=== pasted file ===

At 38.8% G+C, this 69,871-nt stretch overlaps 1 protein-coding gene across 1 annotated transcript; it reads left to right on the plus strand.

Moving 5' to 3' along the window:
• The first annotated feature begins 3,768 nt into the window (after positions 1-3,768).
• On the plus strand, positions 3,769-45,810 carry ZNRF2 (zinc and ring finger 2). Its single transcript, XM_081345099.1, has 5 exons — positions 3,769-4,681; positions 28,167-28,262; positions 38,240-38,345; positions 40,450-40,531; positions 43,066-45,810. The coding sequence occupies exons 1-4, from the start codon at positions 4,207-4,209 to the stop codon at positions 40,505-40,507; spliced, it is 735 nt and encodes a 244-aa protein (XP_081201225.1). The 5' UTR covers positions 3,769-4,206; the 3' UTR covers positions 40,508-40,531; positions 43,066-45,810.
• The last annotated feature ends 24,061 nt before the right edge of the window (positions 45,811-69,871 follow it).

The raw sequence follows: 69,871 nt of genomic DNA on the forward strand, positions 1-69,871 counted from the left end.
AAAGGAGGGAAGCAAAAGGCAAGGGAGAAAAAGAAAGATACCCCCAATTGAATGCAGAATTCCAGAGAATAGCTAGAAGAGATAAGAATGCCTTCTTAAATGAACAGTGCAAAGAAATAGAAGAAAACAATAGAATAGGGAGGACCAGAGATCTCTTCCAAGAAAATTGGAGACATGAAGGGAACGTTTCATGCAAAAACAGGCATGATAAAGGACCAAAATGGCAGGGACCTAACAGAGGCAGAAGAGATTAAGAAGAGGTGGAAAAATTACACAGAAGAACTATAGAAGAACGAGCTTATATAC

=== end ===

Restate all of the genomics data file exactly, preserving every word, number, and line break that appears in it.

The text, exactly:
At 38.8% G+C, this 69,871-nt stretch overlaps 1 protein-coding gene across 1 annotated transcript; it reads left to right on the plus strand.

Moving 5' to 3' along the window:
• The first annotated feature begins 3,768 nt into the window (after positions 1-3,768).
• On the plus strand, positions 3,769-45,810 carry ZNRF2 (zinc and ring finger 2). Its single transcript, XM_081345099.1, has 5 exons — positions 3,769-4,681; positions 28,167-28,262; positions 38,240-38,345; positions 40,450-40,531; positions 43,066-45,810. The coding sequence occupies exons 1-4, from the start codon at positions 4,207-4,209 to the stop codon at positions 40,505-40,507; spliced, it is 735 nt and encodes a 244-aa protein (XP_081201225.1). The 5' UTR covers positions 3,769-4,206; the 3' UTR covers positions 40,508-40,531; positions 43,066-45,810.
• The last annotated feature ends 24,061 nt before the right edge of the window (positions 45,811-69,871 follow it).

The raw sequence follows: 69,871 nt of genomic DNA on the forward strand, positions 1-69,871 counted from the left end.
AAAGGAGGGAAGCAAAAGGCAAGGGAGAAAAAGAAAGATACCCCCAATTGAATGCAGAATTCCAGAGAATAGCTAGAAGAGATAAGAATGCCTTCTTAAATGAACAGTGCAAAGAAATAGAAGAAAACAATAGAATAGGGAGGACCAGAGATCTCTTCCAAGAAAATTGGAGACATGAAGGGAACGTTTCATGCAAAAACAGGCATGATAAAGGACCAAAATGGCAGGGACCTAACAGAGGCAGAAGAGATTAAGAAGAGGTGGAAAAATTACACAGAAGAACTATAGAAGAACGAGCTTATATAC